This year’s feast of summer sport cannot have been any better, with three major events coming to fruition, with a mixed set of results for the English participants. This year’s Women’s World Cup came alive and had extraordinary reviews and compliments on the standard of play and sportsmanship.
Although I felt the England team should have beaten the USA, going down on our usually poor penalty taking abilities, the tournament was a great event with all the pitches looking fantastic. This was no doubt due to many of the English groundsmen and British companies who were involved in the preparation and maintenance of these stadia pitches.
One such Brit was Jonathan Calderwood HG at PSG. He was responsible for managing and maintaining several pitches during the tournament.
Jonathan has been working at Paris Saint Germain for five years now and has helped transform the quality of pitches in France.
Congratulations to the U.S. women's national team who held on to defeat the Netherlands 2-0 in the final last Sunday. While the U.S. was shaky in the first half, they came out even stronger in the second. Veteran attacker Megan Rapinoe and rising star Rose Lavelle gave the U.S. two goals to secure the USWNT's fourth world cup title. USA secured its fourth Women’s World Cup title (1991, 1999, 2015 and 2019), now winning twice as many Women’s World Cup tournaments as any other nation.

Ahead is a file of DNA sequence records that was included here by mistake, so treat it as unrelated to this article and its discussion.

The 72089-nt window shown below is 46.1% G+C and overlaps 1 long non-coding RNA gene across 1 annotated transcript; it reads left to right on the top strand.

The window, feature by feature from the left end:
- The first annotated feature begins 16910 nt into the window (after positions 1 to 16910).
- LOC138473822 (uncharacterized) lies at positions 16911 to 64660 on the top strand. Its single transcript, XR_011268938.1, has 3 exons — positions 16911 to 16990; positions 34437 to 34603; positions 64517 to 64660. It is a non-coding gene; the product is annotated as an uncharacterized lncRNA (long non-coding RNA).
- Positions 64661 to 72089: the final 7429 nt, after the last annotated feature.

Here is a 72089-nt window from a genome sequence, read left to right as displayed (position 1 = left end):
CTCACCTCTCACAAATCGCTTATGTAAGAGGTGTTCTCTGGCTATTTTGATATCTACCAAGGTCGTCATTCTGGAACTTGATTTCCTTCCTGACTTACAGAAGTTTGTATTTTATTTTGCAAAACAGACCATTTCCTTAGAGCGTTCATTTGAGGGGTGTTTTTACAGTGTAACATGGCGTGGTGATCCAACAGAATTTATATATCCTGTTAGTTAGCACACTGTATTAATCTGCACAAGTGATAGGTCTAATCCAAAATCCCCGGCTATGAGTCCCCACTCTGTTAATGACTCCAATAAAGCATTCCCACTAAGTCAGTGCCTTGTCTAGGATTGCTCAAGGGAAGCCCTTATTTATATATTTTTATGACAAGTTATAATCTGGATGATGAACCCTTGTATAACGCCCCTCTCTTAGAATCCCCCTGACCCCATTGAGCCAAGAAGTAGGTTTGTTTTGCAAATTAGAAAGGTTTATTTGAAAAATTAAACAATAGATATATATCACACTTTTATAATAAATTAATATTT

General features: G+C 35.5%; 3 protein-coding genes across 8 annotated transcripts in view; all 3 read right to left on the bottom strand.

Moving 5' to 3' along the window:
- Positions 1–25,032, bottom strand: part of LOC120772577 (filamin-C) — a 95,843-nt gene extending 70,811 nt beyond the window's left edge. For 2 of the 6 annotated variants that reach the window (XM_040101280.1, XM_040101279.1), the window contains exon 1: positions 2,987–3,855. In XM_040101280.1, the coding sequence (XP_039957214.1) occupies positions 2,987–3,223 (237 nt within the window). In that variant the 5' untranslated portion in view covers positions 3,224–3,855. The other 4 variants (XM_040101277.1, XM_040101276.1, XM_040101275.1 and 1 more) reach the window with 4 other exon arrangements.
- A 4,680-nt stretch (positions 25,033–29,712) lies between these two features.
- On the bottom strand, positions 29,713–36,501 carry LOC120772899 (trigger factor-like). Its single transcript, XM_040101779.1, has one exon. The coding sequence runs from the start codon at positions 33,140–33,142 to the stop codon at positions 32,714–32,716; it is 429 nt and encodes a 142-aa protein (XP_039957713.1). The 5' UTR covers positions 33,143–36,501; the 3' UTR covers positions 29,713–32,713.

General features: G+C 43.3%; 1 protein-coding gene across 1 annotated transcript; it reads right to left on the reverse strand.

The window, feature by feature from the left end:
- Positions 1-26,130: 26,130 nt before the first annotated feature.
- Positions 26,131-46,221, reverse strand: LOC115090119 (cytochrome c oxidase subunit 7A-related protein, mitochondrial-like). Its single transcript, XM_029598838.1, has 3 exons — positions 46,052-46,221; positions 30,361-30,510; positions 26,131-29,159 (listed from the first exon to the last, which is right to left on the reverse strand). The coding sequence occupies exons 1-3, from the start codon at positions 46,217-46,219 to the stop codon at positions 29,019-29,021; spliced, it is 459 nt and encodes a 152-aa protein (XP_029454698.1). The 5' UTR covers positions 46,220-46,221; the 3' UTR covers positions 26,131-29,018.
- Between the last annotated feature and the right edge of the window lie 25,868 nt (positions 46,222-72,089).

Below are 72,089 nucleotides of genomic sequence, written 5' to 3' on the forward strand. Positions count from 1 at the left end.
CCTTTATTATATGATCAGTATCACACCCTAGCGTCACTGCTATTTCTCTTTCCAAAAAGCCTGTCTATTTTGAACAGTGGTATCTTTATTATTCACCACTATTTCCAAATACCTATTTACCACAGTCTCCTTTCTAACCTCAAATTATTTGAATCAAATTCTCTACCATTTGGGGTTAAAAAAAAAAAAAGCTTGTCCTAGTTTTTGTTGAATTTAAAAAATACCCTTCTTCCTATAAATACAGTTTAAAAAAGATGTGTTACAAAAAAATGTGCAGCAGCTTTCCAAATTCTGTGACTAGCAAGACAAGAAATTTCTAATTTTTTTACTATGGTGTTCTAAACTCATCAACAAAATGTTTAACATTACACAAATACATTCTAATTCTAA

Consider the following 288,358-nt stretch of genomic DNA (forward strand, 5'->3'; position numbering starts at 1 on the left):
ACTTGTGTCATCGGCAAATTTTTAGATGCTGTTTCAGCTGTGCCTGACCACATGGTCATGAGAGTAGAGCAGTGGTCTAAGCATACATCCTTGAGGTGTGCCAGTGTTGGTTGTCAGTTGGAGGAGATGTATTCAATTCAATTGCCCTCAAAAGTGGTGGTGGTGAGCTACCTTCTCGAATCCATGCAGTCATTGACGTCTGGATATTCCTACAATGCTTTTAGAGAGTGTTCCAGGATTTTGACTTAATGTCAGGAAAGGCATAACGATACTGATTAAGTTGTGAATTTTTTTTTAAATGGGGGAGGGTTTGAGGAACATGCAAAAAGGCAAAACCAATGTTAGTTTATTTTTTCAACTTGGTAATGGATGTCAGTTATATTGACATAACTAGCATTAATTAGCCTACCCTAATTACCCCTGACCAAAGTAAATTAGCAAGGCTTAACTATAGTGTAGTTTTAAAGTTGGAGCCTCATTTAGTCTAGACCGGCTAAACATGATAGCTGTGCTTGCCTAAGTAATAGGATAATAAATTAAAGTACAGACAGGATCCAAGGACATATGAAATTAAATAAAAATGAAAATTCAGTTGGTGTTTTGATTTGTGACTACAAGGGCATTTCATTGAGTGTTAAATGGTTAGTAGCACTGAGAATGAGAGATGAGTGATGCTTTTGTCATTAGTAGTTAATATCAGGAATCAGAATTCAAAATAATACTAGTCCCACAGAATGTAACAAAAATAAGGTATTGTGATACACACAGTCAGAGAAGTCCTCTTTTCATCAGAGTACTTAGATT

However, I am sure Phil Neville will be working hard to ensure we go one better and get to a major cup final in the coming years. Women’s football is definitely becoming more popular and the success of this tournament will certainly increase participation in women’s football.
This year’s Cricket World Cup held on British soil has also been an amazing tournament with plenty of exciting games of cricket being played, culminating in two interesting semi-finals between India and New Zealand at Old Trafford and a massive match Australia v England at Edgbaston.
Vic Domain and his staff at the Riverside Durham Chester le Street
Having spoken to Vic Domain HG at the Riverside Durham, Chester le Street, he said the whole experience of the tournament was very challenging and rewarding. He and his team of staff like all the all the other venues, have faced a full-on month preparing wickets for the tournament. However, in general the weather has been very favourable and in the main allowed us to prepare some decent pitches - that on the whole gave something for both batsman and bowler.
Vic and his team prepared three test pitches, 28th June, Sri Lanka v South Africa , 1st July Sri Lanka v South Africa and on the 3rd July England V New Zealand .
England v New Zealand during the group stage at Durham
Not to miss out our very own head of editorial, Steve Gibbs took a day off to watch the Semi Final between England and Australia, with England destroying Australia with a tremendous performance with bat and ball Steve enjoyed the day immensely and was able to follow this unique opportunity with managing to get tickets for the final at Lord’s.
England v Australia semi-final at Edgbaston (pic Steve Gibbs)
Steve said, “It was a real privilege to attend both those phenomenal matches. I don’t think I will ever experience a sporting event anything like that final at Lord’s ever again in my lifetime. I will be reeling for days.
“As well as the games at Edgbaston and Lord’s I was also lucky enough to attend England’s matches at Cardiff and Southampton – and at each venue the pitch preparation was exemplary. Such thrilling contests, where the teams of turf professionals more than played their parts in delivering such great drama.”
The final at Lord's (pic Steve Gibbs)
You can read TurfPro founder, Chris Biddle’s view of the pitch preparations during the World Cup here.